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How Wilderness Works – By Making Things Real

Let me share a “wilderness experience” that may illuminate the opportunities that avail themselves in such an incomparable intervention that occurs in small groups in the woods.  

A student had been focusing for a year, advancing academically in a structured residential program when she relapsed, and to prevent her from drawing false conclusions, the family and school decided the pared-down environment of wilderness therapy was necessary.   This decision was difficult emotionally, in some ways feeling a step “back”, and my visit to the field, for a few hours, provides this nugget of the power of wilderness.

I knew the girl from a year ago, and after one week roughing-it, didn’t expect to find her smiling, and “oriented” in her own perspective, but here she was, laughing as she came over to say hello, and to welcome me to her group.  As is typical in wilderness, the entire peer group gathers for a formal sit-down for guests, introducing themselves and sharing a sliver of their therapeutic focus.  My student had more time and expectation for explaining her relapse, at the co-ed residential program; she spoke of her shallow willpower, the building temptation, what might have intervened in which moments, and the new path she now had in front of her.  She explained, in her first week in the woods, that she was now strikingly aware of how she found herself rather powerless to men, that attention from men provided self-confidence… and that she was going to sincerely work on generating awareness and willpower to “say no” to males.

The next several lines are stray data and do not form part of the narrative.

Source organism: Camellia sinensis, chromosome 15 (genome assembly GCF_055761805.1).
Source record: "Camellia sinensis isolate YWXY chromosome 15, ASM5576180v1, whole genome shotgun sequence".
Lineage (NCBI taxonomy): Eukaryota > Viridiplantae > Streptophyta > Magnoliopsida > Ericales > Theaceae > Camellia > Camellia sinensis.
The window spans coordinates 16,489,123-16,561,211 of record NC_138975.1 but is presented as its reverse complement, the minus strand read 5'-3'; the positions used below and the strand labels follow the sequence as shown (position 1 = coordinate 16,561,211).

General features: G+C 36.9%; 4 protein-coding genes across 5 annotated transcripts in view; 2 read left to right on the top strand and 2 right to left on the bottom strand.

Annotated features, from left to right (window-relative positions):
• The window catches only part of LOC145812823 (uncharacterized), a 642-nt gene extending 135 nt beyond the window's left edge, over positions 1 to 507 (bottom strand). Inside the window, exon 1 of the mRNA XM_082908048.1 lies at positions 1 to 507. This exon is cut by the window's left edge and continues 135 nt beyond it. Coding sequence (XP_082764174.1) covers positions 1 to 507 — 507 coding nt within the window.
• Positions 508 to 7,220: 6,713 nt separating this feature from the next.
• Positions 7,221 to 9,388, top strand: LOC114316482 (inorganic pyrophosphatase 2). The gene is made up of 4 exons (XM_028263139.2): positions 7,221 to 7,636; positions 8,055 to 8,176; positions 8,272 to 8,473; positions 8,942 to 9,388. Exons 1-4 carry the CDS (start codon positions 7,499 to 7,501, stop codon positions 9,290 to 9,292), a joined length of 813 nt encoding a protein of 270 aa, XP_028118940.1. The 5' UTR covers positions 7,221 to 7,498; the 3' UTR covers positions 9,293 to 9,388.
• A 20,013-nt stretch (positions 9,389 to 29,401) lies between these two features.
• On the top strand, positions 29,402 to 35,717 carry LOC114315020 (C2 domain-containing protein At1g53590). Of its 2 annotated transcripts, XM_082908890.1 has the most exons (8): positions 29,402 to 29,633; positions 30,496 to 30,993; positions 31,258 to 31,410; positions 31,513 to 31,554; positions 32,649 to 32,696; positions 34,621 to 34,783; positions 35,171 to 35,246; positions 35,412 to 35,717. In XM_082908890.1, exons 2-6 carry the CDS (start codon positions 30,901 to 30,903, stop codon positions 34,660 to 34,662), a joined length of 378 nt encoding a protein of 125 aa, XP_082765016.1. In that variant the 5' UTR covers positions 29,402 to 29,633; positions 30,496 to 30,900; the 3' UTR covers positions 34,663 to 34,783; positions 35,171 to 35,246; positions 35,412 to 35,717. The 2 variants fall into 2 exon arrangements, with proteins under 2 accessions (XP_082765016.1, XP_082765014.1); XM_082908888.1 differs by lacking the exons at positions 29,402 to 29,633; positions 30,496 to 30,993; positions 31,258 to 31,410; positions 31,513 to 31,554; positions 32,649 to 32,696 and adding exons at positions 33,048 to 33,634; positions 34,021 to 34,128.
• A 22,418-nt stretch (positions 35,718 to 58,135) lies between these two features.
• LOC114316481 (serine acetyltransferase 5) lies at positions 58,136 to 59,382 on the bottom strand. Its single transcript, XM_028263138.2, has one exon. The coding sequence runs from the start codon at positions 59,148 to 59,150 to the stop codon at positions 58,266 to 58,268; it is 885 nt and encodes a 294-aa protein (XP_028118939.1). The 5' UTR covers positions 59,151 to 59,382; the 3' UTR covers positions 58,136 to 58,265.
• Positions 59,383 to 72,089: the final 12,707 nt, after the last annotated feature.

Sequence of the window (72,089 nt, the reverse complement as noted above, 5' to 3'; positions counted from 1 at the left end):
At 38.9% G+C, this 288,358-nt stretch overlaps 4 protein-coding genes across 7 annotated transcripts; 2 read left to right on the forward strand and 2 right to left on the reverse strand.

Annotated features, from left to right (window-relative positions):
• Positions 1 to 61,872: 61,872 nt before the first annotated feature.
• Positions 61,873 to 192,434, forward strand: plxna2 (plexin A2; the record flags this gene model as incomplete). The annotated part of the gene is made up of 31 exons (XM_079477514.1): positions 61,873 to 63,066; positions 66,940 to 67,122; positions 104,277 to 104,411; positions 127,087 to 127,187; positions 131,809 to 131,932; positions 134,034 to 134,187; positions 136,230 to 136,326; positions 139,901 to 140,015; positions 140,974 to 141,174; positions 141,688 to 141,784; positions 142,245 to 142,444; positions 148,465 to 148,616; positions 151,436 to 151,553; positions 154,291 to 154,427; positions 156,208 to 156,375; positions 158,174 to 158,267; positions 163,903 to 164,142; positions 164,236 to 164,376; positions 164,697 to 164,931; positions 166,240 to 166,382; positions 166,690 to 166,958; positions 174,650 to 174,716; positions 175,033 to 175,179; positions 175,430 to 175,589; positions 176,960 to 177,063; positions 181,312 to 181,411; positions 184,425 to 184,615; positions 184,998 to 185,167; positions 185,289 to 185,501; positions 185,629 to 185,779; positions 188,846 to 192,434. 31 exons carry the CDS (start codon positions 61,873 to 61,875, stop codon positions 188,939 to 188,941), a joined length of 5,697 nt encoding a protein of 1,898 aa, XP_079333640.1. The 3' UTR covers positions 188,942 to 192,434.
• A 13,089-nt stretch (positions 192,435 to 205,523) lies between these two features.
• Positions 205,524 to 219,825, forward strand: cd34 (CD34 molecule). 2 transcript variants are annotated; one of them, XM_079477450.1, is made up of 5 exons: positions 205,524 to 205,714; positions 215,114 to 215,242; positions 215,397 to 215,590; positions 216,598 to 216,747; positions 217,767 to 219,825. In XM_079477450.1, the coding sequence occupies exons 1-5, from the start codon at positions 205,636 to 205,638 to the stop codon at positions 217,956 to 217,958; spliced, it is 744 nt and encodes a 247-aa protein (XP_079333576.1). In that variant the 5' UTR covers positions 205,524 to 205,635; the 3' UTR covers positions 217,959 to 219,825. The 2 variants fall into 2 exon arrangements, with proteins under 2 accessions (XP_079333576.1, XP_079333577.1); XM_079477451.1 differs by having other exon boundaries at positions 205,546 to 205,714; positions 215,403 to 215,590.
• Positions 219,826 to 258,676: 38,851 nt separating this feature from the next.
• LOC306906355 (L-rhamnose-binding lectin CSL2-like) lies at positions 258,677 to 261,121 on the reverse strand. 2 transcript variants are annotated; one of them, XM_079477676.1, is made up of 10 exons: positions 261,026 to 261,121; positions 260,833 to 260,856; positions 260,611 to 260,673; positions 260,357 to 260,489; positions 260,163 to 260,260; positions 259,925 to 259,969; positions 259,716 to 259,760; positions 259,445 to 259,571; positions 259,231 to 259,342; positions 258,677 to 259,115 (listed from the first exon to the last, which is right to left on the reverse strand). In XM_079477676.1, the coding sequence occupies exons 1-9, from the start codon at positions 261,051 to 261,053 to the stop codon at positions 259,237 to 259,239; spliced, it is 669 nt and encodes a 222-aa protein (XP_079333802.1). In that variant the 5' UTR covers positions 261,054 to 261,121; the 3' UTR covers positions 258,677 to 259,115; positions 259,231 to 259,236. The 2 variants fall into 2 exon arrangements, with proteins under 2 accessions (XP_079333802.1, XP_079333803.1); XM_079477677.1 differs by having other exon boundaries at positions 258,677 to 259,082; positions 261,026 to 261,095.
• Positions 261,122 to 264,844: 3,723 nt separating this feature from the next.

As the group would continue for a bit, one of the staff asked the student to please gather more firewood, so that the group visiting her might be as comfortable as possible.  Off she went into the trees, and returned  a few minutes later with an armful.  The instructor asked her to notice that, immediately after her declaration of intent to notice and defend against being adrift in pleasing males, she’d left her introductory group with her Ed Consultant, because a (male) instructor had asked.  All but one clever instructor had been unaware of the opportunity to experience the difficulty of grappling with life’s nebulous distinctions and the ever-present chance to begin, again and again.



About the Author
Jenney Wilder M.S.Ed launched All Kinds of Therapy in 2015, as the only independent online directory for the Family Choice Behavioral Healthcare Industry. With an impressive case of ADHD and her starter career in the 90’s in Silicon Valley, the dream for creating a website with features like side-by-side comparison and an integrated newsletter was born. Jenney stopped counting treatment centers and all types of schools that she has visited when she hit 500 many years ago. 
She was the sponsoring author of the only Economic Impact Study of the Family Choice Behavioral Healthcare Industry, which revealed the only true financial figures about this industry (in Utah). 
Jenney has a Masters in Special Education from Bank Street College (NY) and a Bachelors of Arts focused on History from Wheaton College (MA).